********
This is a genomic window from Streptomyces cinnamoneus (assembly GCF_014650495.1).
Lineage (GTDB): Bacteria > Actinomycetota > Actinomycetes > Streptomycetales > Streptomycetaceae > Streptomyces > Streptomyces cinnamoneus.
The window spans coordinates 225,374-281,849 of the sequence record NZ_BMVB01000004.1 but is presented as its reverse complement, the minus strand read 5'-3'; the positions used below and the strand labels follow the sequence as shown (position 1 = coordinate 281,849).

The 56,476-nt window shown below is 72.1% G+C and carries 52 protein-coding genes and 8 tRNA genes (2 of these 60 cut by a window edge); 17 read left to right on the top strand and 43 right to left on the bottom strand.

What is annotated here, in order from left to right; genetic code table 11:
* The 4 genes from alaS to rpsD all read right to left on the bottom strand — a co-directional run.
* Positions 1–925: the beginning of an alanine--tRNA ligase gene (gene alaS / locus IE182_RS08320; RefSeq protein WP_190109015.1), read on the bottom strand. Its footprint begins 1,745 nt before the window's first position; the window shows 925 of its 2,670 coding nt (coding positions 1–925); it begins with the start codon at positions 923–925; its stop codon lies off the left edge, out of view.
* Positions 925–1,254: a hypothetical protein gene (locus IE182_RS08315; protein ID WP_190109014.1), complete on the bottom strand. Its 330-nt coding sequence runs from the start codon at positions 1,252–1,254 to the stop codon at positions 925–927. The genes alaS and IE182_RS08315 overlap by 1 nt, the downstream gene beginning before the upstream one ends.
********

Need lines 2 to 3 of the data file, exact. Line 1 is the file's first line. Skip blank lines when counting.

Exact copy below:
Lineage (GTDB): Bacteria > Actinomycetota > Actinomycetes > Streptomycetales > Streptomycetaceae > Streptomyces > Streptomyces cinnamoneus.
The window spans coordinates 225,374-281,849 of the sequence record NZ_BMVB01000004.1 but is presented as its reverse complement, the minus strand read 5'-3'; the positions used below and the strand labels follow the sequence as shown (position 1 = coordinate 281,849).